Welcome to the final week of VG Month, a look into Video Games as Tabletop games. This week, we close off by traveling to the rich, drama filled world of Scott Pilgrim. But with a successful comic, a well received movie, and a solid actual video game, is there a place in the Pilgrim verse for a physical game? This is Scott Pilgrim's Precious Little Card Game.
GAME DESCRIPTION: Scott Pilgrim's Precious Little Card Game is a deckbuilder published by Renegade Game Studios for 1-4 players. Players take on the role of Scott and his friends to defeat the Evil Exes.
SET-UP: Scott Pilgrim is odd in that all the cards are double sided, and players are able to look at both sides of the card in their hand. In order to set up, each player places their character card and all cards with the characters face in the top right in front of them, shuffling and keeping it face-down to prevent peeking. Shuffle the remaining cards and place them in two separate piles. Take 1 Evil Ex and place it between the two decks, applying any effects to all cards.
PLOTLINE: Now, place the top card from both decks and place them in a column, making 2 rows called the Plotline. The first player then adds 1 card from the top of either deck to the right of any card, and may also Eliminate, or remove from the game completely, 1 card from the top of the deck. The next player then does the same, until there are 2 rows of cards equal to the number of players. Players may not look at the opposite side of any card in the Plotline. The first player draws 4 cards to begin, while other players draw 5.
ACQUISITION: Before the first phase, the current player may Eliminate the top of either or both Plotline decks. Then, the player may play any cards from their hand. Each blue Story card generates 1 of 3 resources, indicated the top left of all blue Story cards, on the opposite side of Combat. Cards with the 3 arrows generate any type of resources. Any card that generates multiple resources can only be used for 1 resource. These resources are used to buy cards in the Plotline, with their buying price in the top right. Any card except Challenges can be bought, with Power Up! cards going in front, and any other being discarded. Once the player chooses not to buy anymore, they discard their hand and may either continue to the fight phase, or skip it and draw 6 cards.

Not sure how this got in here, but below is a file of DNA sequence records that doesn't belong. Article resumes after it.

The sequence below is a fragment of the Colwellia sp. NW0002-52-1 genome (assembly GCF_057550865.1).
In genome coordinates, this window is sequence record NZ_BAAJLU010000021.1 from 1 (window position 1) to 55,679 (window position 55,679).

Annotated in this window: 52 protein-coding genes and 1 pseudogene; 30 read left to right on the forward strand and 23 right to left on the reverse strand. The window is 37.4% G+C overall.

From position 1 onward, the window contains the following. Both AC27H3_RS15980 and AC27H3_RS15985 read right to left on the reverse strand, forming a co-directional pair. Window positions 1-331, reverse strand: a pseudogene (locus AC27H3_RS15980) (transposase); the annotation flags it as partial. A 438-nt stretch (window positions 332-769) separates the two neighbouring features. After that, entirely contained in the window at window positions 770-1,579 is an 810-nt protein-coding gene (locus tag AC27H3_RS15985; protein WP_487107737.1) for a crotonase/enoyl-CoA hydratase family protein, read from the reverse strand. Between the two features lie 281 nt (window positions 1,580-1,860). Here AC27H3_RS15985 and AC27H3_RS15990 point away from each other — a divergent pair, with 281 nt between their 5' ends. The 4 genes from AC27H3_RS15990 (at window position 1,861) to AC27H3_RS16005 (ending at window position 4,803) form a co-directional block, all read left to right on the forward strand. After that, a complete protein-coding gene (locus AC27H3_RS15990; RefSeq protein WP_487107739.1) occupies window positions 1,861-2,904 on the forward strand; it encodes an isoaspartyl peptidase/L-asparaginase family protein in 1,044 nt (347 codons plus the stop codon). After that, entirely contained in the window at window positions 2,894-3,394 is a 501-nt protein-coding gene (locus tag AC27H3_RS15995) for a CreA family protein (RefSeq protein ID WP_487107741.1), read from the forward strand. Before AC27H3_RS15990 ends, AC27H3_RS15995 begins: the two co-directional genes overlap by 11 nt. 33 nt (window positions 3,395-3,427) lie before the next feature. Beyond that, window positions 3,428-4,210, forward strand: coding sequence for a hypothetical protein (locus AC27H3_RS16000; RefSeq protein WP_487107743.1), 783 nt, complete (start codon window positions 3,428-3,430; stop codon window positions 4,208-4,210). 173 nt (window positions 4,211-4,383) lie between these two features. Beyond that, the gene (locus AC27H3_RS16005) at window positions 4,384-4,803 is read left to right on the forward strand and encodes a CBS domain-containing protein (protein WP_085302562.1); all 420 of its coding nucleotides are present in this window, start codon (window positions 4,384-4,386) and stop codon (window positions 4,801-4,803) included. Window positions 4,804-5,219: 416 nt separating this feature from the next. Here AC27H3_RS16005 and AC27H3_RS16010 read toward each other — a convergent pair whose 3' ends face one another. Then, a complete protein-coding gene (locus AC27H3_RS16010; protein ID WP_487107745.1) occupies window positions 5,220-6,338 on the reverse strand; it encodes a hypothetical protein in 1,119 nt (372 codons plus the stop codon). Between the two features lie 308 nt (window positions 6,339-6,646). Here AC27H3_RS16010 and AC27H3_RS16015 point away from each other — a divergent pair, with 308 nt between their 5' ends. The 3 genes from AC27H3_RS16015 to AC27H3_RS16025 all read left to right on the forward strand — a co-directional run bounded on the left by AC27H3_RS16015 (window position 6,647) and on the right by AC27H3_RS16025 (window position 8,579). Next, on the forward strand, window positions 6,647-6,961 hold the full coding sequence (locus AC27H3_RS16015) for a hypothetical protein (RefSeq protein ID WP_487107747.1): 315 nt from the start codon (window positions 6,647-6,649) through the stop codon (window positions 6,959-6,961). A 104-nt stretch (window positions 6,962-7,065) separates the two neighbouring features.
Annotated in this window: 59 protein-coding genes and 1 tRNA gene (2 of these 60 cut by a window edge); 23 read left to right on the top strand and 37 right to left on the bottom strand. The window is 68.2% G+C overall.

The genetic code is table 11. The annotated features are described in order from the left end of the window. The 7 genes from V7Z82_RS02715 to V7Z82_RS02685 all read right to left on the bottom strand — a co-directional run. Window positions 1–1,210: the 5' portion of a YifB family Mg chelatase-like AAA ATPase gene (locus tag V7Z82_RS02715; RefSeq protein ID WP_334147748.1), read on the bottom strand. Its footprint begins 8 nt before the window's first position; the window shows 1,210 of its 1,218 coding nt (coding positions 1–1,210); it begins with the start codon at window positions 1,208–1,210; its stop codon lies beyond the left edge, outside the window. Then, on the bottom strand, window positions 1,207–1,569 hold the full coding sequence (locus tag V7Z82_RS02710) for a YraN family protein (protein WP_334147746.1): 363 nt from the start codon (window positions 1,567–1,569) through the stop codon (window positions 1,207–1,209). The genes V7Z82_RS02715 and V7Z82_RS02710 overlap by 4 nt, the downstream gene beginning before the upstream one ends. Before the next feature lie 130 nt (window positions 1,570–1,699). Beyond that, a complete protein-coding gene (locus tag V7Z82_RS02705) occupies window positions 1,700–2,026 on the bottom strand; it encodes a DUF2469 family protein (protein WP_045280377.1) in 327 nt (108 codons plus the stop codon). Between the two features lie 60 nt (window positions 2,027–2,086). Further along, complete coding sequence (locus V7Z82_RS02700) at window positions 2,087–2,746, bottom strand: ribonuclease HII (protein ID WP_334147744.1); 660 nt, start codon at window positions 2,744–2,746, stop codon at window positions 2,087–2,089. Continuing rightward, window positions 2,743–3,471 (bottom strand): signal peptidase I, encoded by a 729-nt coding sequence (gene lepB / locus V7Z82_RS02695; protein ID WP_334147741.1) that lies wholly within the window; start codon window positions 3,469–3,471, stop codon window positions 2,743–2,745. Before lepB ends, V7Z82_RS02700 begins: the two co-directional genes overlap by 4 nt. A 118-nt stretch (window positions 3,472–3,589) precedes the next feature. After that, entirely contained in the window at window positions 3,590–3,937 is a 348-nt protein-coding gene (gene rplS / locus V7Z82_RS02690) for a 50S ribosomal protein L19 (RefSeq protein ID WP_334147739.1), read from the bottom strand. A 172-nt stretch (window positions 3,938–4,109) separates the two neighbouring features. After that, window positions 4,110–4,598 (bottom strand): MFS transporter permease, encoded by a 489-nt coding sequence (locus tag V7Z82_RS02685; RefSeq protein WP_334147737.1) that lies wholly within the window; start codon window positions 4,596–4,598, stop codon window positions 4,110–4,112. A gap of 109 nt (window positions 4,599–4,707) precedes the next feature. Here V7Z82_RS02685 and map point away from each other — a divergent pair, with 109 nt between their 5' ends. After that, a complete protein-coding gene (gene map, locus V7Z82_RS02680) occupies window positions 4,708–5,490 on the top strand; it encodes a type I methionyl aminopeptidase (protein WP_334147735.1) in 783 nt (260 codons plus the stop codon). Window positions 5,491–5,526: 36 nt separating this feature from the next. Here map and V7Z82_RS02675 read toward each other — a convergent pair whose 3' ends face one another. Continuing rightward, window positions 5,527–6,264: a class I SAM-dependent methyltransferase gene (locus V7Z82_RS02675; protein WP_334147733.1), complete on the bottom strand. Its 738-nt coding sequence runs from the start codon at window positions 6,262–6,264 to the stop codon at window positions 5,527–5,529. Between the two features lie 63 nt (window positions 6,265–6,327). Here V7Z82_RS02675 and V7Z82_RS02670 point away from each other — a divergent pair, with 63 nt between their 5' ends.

FIGHT: Players choosing to fight first declare which Challenge card they are fighting and draw 5 cards, using the Combat side. If the card has a VS Draw, the player to the right draws the number indicated, and places them next to the Challenge, with any Drama cards drawn giving the challenge the indicated bonus. The player may then exchange any 1 card from their hand with any drawn card.
COMBO: On the back of each card is a list of "Combo's", which is given when you play a particular set of cards in a certain order, with the "Button" hit indicated on the top left. These will give you a specific amount of points against the Challenge when played in the right order. Then, when a Combo is shown, players may play another Combo below it. If no Combo's can be played, the player "Button Mashes" by just playing cards, each one with 1 point against the Challenge. Any cards requiring a specific card must be played before the required card, not after. If a player Succeeds in matching or beating the number, or Fails by not matching the number, the player follows the effect on the card.
DRAMA: Each deck starts with a set amount of Drama. Drama is used only in VS Draw and cards that require Matching Drama, which is when you play that card, you play a Drama with it.
WINNING: Players win by gathering Victory Points, indicated by the Black Star of certain cards. the player who gathers the Victory Points indicated on the Evil Ex card in the small star wins, or if another victory condition is indicated by an Evil Ex.
CONCLUSION: Scott Pilgrim's Card Game is a deck builder, complete with deck construction and thinning, Victory Points for winning, battles, and manipulating luck and RNG for your benefit. If you'd like my opinion on most deckbuilders, go check out my review on DC Deckbuilder. As for this one, does it stack up against most deck builders, and does it differentiate itself enough? There are definitely some interesting ideas, such as the combo's, the elimination phase, and the double-sided cards. The elimination and double-sided provide speed to a genre that, frankly, could use it. In addition, the ability to solo or play co-operative, while not original to this game, is still a nice variance to this game. I will say it's kind of a slog to only have 1 boss per game, and getting unlucky still happens in games like these. But I think it's a simple game with the right theme, and plays pretty smooth, a nice way to round out Video Game Month.